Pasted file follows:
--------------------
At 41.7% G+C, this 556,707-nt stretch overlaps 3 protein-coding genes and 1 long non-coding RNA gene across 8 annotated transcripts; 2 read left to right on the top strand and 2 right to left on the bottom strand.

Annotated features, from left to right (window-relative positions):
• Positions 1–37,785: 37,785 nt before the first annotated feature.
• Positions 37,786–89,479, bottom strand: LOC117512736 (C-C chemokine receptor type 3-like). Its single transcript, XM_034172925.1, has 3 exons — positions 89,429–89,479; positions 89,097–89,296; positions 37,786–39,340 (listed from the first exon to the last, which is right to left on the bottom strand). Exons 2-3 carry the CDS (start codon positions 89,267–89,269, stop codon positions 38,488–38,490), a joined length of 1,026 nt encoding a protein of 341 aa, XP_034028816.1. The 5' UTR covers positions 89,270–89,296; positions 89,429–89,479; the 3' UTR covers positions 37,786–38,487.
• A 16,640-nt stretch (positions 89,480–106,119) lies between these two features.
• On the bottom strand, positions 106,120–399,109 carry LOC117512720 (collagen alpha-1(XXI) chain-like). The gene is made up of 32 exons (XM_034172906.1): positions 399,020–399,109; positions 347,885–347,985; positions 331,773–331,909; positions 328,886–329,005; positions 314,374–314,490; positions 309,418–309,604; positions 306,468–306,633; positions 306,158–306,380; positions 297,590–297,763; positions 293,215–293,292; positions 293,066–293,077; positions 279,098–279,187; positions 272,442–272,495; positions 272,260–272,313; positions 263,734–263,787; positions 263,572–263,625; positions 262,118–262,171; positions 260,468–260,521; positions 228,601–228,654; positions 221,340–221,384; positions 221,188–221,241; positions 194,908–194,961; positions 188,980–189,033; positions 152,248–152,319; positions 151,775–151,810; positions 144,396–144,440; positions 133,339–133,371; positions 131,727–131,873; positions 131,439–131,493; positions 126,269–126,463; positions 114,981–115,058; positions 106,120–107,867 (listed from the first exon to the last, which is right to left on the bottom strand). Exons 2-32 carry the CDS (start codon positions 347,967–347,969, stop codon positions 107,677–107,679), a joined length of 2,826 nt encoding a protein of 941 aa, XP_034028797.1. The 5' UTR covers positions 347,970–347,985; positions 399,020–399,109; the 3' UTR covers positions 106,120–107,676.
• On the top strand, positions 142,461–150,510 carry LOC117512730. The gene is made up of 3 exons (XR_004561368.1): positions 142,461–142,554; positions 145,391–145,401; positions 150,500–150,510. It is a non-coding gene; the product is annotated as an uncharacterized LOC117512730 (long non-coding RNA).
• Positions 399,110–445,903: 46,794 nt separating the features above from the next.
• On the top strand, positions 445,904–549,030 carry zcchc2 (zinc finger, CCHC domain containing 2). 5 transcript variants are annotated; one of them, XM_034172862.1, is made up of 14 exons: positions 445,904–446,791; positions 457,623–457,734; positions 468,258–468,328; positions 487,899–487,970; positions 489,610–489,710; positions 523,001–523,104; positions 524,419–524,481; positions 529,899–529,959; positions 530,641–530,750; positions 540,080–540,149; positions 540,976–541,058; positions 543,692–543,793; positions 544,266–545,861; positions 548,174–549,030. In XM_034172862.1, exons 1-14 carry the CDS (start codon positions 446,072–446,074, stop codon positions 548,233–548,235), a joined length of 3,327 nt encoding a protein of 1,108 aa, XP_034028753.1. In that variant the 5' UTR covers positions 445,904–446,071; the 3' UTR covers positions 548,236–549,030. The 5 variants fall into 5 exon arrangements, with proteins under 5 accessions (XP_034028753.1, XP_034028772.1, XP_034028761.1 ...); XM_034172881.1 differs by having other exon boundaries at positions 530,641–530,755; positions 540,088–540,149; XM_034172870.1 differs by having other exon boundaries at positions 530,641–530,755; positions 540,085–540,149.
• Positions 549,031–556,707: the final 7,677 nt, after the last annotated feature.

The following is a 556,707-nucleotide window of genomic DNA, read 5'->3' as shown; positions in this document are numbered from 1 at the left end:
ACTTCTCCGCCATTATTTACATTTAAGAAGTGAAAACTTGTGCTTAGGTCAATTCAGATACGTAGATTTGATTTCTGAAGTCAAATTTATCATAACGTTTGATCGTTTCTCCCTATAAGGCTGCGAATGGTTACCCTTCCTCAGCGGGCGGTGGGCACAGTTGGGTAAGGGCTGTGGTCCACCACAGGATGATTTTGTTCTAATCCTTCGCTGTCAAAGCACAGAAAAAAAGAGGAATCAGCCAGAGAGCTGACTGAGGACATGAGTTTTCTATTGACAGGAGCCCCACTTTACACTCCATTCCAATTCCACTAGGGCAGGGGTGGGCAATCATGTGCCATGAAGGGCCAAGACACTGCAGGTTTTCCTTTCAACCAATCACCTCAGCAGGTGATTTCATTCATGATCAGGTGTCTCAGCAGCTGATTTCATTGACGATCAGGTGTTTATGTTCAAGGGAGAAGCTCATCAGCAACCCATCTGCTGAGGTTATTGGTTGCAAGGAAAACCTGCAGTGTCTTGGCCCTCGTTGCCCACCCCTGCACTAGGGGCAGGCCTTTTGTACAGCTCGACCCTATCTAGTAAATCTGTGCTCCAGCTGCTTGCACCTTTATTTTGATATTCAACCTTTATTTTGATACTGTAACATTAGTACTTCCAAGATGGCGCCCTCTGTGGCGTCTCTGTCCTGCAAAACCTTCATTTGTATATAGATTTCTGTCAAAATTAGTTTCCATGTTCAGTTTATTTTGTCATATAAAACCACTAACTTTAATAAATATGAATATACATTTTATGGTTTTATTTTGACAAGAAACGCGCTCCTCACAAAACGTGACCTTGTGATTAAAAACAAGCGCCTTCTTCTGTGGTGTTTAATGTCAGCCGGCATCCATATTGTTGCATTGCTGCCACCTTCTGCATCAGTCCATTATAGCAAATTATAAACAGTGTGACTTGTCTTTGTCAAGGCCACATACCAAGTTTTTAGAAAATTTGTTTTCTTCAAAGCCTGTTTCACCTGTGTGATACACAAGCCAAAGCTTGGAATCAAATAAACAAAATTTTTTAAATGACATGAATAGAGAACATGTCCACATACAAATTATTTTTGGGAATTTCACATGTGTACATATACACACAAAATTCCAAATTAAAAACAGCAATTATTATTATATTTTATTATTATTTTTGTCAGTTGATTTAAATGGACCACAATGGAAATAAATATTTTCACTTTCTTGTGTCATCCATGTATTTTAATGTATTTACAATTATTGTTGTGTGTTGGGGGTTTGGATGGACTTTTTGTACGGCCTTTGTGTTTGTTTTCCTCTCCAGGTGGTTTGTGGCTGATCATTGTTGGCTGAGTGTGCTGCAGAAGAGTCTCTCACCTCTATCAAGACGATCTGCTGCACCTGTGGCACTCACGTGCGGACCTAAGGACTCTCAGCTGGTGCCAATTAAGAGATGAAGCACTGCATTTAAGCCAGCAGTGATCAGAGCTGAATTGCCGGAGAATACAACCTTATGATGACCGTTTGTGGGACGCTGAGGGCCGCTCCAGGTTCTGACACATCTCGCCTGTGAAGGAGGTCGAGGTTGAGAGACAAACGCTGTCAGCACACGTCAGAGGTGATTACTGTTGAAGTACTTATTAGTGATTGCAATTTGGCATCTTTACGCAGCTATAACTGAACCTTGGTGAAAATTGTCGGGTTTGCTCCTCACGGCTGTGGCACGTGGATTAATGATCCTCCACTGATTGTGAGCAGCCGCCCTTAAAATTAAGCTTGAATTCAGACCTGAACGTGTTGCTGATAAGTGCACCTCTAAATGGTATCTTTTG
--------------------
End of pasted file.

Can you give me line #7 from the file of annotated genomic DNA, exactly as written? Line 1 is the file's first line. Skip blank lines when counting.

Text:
• On the top strand, positions 142,461–150,510 carry LOC117512730. The gene is made up of 3 exons (XR_004561368.1): positions 142,461–142,554; positions 145,391–145,401; positions 150,500–150,510. It is a non-coding gene; the product is annotated as an uncharacterized LOC117512730 (long non-coding RNA).